The Weber State University Student Association Executive Board met on March 23 to discuss a previous class scheduling policy at Weber State.
Several years ago, a protocol determined that no classes were held during one hour of the day, two days a week. This protocol was taken so that students could have time to work on projects, catch up on homework or participate in extracurricular activities.
That free hour was later removed so that students could build their class schedules with less time in between, which would allow students to handle other demands, such as work or family obligations.
The board members discussed the free hour because members of the WSUSA brought it up to the executives to examine and analyze its potential.
Board members began talking about the positive outcomes that a set-aside time could have for the overall-student population. The time where the supposed free hour could be scheduled became the main issue that the conversation revolved around.
When the free hour was in place, it was during the mid-day lunch hour in order to be more accessible to a larger number of students. If instituted now, the time could allow opportunities for student involvement.
“I think that some students are interested in getting involved, but don’t have that opportunity because if they’re not in class, they’re going to work,” said Programming Vice President Noor Mouhammad. “If we make this free hour early enough in the day, where it’s before they go to work, it might be successful.”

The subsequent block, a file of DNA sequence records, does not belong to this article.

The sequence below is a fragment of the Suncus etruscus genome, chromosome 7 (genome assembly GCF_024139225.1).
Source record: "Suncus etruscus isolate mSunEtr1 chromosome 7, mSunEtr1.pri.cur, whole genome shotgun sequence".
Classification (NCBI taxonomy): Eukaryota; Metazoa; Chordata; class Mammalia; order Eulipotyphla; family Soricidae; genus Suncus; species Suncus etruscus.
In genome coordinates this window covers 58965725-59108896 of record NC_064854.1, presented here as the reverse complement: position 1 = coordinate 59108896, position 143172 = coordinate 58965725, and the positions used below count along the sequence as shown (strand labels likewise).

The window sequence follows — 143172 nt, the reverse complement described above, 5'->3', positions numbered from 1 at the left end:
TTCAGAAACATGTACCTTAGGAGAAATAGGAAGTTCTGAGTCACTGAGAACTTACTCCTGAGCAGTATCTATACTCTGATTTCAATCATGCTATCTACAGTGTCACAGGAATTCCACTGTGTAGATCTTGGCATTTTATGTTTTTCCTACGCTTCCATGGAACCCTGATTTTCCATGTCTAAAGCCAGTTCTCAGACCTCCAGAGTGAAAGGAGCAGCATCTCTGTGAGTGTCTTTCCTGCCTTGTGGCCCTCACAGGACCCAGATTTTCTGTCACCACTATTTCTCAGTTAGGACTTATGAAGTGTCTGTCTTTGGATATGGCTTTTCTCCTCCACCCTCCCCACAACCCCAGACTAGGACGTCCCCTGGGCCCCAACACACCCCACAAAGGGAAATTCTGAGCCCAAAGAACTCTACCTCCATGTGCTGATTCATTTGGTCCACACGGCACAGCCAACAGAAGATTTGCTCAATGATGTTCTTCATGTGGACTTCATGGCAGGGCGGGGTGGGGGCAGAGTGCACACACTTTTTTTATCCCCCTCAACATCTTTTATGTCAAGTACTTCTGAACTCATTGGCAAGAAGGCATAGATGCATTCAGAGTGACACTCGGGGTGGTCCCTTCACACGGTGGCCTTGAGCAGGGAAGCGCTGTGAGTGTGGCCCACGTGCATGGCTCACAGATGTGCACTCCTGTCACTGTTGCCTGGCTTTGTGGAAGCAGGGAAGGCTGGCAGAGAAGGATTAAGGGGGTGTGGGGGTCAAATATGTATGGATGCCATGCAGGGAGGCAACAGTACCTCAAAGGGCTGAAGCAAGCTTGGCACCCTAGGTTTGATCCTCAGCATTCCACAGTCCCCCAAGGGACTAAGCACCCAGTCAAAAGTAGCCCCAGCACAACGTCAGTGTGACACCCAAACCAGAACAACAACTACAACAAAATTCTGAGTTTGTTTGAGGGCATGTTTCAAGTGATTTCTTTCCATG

In the past, the free hour was used by the WSUSA for convocations and speeches and for teams to gather to discuss their goals and calendar items.
The free hour was later removed so that the different colleges at WSU could schedule more classes and offer more flexibility in student schedules, allowing students to create schedules that better fit their other responsibilities.
“I think they stopped it to respect students’ time,” said Landon Bickley, Leadership Vice President. “When they’re up on campus, it’s more effective time usage, and then they can go do whatever else they need to.”
The board members also considered the negative effects that setting aside a time for no classes could potentially create.
For example, some students could feel overwhelmed by more obligations to dedicate time at school to activities. A free hour could also cause complications with the full-time employees (professors, advisors) who are expected to be working in class rooms for a certain amount of time every week.
According to the complete class schedule for Spring Semester 2017 provided by WSU, classes are held from 7:30 a.m. to 10 p.m. Most students take their classes between 9 a.m. and 3 p.m., as reflected by the high number of classes held at that time.
However, many upper-division courses dealing with hands-on experience (for example, paramedic training) are only offered later in the evening.
Finding a free hour to not hold classes would be difficult and require efforts from many sources.
Overall, the board members expressed that this idea could be beneficial, but also that the decision should be left up to university President Charles Wight.
“I don’t think this is a conversation that we need to have,” said Hailame Kinikini, Diversity & Unity Vice President. “Ultimately, it’s up to the provost and President Wight.”